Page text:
What would have happened after that manual assessment the parties have not told me. Nor have they told me whether any of these 5,041 loans were, or were not, unsuitable for the borrowers. This also undermines the ability of the Court to assess the reasonableness of the agreed penalty. Were the contraventions technical and harmless because the loans were suitable? Or, has significant harm been done to some or all of the 5,041 borrowers by the making of unsuitable loans? How can the Court expected to assess the reasonableness of the proposed penalty if it be left in the dark about what the actual problem is?

The Statement of Agreed Facts discloses that of these 5,041 home loans, 21 were in hardship (0.42%) and 19 were 90 days plus in arrears (0.38%). It’s not disclosed if these rates are higher than the average, but overall, loans that were conditionally approved by the automated decision system (which used the HEM Benchmark) had a lower rate of hardship applications than manually approved home loans during the same period, and a similar rate of 60 plus days delinquency.

The rate of hardship applications and delinquency surely has some bearing on whether a loan might be unsuitable – although it must ultimately depend on the facts of each loan. If the other 99% of the 5,041 loans were all performing, why would they be “unsuitable”?

The elephant in the court room

The judge was also concerned that the Statement of Agreed Facts did not explain why Westpac used the HEM Benchmark rather than declared living expenses. Not knowing this

makes it very difficult to assesses how serious the conduct is and hence how appropriate a civil penalty of $35 million might be … the Court should not be expected to approve a (record) penalty without being told why the HEM Benchmark was used by the Respondent in preference to declared living expenses. That missing fact is, with respect, the elephant in the court room.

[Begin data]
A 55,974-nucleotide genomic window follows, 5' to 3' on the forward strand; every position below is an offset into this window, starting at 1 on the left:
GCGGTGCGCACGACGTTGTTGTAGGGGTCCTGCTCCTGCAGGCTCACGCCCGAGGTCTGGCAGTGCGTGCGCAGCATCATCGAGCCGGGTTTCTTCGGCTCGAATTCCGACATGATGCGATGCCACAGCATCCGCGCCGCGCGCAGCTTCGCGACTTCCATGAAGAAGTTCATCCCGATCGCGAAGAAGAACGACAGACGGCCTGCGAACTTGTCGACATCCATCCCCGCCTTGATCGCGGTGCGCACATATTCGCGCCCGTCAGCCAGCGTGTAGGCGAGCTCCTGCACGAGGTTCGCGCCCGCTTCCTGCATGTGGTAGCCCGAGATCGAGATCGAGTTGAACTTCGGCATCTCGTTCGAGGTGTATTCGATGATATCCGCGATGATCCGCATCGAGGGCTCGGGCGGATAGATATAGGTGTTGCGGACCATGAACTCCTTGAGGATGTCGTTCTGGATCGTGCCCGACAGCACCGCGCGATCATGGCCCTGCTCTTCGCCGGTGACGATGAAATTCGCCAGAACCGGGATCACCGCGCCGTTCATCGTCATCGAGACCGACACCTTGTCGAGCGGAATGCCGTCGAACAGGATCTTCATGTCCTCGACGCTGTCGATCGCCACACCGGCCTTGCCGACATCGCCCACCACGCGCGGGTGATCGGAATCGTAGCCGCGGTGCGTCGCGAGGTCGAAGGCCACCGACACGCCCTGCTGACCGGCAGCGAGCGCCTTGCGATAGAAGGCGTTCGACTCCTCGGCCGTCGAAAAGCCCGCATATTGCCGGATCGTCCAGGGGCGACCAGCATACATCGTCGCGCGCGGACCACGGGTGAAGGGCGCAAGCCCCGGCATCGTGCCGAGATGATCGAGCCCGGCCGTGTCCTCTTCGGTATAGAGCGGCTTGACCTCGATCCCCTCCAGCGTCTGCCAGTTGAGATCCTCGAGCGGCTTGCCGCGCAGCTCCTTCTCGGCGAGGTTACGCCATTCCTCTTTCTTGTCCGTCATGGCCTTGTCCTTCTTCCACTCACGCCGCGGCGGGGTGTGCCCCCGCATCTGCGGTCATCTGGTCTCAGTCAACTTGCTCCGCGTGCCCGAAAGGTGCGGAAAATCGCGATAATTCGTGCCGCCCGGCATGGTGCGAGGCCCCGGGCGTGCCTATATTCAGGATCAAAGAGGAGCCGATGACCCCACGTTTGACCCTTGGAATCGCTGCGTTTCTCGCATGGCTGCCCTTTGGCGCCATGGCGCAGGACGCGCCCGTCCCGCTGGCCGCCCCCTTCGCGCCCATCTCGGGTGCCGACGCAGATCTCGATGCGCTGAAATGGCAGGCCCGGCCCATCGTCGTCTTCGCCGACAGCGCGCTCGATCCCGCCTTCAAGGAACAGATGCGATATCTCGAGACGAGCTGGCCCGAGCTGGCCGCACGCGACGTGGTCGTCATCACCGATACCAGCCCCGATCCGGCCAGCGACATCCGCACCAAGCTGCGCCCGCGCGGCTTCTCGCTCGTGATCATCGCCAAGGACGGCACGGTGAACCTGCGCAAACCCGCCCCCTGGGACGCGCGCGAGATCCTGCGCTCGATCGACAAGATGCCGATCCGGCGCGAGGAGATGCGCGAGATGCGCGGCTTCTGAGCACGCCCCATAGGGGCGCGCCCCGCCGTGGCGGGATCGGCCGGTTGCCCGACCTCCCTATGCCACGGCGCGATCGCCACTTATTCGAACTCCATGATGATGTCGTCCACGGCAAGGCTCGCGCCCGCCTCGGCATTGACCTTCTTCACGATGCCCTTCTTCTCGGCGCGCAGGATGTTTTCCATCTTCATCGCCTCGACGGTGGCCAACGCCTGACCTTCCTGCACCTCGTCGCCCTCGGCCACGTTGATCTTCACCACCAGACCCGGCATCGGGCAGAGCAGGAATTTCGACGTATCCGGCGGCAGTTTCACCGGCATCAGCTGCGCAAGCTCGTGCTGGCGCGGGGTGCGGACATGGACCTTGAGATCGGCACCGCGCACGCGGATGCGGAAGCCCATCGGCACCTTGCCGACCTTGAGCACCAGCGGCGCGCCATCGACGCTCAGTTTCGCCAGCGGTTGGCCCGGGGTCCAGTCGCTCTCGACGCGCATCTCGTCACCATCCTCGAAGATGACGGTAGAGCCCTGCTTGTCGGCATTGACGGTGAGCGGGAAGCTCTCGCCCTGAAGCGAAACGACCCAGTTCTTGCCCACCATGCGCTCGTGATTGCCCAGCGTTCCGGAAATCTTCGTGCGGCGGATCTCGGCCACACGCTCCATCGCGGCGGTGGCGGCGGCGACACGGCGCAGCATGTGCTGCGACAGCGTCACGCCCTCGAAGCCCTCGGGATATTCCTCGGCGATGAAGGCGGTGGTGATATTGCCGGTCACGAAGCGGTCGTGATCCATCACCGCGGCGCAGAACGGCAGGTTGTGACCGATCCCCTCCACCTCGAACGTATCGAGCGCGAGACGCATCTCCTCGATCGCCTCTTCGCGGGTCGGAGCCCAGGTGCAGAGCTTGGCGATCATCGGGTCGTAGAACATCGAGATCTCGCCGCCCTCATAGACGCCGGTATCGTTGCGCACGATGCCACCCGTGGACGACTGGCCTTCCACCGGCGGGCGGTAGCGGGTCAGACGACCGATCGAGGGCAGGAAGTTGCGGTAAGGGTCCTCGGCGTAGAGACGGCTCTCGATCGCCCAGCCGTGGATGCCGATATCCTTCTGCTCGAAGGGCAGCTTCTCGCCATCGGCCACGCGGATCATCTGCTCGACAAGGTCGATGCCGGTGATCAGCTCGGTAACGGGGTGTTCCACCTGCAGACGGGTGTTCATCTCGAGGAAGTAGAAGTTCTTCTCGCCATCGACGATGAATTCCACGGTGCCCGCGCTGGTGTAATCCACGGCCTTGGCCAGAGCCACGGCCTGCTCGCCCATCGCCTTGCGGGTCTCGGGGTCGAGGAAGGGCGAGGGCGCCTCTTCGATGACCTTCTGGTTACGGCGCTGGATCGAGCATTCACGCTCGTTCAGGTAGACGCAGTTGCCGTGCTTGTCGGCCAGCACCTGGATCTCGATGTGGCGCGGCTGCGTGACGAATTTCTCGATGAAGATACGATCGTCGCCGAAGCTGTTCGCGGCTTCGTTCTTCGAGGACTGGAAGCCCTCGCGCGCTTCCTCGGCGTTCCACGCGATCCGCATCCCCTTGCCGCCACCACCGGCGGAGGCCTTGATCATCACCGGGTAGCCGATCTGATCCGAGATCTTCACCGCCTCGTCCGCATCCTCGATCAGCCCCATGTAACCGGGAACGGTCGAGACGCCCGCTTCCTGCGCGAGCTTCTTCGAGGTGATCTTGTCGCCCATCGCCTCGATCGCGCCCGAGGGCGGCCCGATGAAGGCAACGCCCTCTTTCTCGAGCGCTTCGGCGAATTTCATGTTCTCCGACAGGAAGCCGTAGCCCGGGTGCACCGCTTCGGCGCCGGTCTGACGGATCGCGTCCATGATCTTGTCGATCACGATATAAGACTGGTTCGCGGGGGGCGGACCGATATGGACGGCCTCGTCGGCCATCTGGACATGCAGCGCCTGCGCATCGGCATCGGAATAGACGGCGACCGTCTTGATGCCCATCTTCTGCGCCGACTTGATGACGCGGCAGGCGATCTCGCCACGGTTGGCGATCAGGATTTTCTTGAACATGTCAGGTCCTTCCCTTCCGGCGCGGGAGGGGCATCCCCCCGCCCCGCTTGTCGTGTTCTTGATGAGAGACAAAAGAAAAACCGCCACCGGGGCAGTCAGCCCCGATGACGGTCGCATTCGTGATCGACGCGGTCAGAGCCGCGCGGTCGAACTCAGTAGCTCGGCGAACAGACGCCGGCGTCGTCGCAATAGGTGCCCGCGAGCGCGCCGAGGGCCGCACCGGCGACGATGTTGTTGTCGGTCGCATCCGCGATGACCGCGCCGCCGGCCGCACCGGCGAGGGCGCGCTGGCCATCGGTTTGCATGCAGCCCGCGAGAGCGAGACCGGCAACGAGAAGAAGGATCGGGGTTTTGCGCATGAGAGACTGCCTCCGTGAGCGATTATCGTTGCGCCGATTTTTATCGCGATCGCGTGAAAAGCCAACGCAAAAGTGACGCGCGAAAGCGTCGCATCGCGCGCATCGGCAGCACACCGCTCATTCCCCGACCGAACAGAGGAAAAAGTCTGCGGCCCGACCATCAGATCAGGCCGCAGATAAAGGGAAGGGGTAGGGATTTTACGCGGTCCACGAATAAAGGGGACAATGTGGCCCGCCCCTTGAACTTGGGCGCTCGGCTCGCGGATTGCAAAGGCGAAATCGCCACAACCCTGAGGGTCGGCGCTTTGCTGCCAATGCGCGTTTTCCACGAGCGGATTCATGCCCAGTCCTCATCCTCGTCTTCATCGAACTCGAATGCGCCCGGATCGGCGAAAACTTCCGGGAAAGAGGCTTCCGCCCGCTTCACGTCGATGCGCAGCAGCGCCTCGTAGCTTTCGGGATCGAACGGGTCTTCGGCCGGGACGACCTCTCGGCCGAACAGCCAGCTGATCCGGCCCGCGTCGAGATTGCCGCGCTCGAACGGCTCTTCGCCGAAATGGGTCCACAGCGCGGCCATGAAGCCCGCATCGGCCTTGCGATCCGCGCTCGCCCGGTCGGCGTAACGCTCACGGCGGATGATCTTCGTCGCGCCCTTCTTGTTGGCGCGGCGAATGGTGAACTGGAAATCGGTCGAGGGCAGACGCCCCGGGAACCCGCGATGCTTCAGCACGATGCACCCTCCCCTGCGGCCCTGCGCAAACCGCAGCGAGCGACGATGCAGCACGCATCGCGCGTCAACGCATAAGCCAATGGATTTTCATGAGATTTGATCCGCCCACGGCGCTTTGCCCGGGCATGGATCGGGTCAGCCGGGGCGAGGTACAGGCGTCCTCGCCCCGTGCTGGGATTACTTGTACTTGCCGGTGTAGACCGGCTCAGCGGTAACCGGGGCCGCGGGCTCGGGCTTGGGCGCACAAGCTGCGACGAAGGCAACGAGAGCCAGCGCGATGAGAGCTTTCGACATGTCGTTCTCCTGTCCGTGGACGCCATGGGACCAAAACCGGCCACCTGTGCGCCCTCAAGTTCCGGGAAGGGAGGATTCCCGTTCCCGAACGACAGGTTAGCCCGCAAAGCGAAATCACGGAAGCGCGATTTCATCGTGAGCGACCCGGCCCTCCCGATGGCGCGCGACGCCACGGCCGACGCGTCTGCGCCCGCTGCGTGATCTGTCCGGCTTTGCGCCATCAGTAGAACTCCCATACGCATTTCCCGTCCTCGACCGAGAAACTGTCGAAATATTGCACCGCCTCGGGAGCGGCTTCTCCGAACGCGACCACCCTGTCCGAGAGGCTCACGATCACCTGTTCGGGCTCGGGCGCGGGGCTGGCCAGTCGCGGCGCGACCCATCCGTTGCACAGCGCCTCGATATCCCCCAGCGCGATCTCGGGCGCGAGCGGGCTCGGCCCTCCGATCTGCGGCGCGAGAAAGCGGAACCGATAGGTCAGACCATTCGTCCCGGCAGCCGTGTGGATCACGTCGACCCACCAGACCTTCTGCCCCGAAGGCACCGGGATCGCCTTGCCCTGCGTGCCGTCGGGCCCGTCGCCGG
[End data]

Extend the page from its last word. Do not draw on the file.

A simple explanation would be that Westpac used the HEM Benchmark because it believed that this practice was both lawful and prudent. After all, the Explanatory Memorandum for the responsible lending legislation says:

Credit providers are not expected to take action going beyond prudent business practice in verifying the information they receive …  Prudent lenders and credit brokers/advisers would ordinarily make inquiries along similar lines as of their normal business operations, in order to assess the customers’ capacity to repay.

Clearly the original intent of the legislation was not to create a new artificial standard of inquiry or evaluation above what a prudent lender would ordinarily do when conducting a credit assessment.

Implications for responsible lending

The decision by the judge not to approve the orders sought by ASIC and Westpac does not give a green light to using benchmark amounts for expenses when a responsible lending assessment is being made: Westpac has accepted that it should have had regard to declared expenses when they were higher than the HEM Benchmark. Rather, the judge is asking the parties to explain why the use of a benchmark was a breach of the responsible lending obligations, and why Westpac chose to use that method.

Many lenders would welcome some guidance from the Court on the use of benchmarks and responsible lending.

Patrick Dwyer and Kathleen Harris
Legal Directors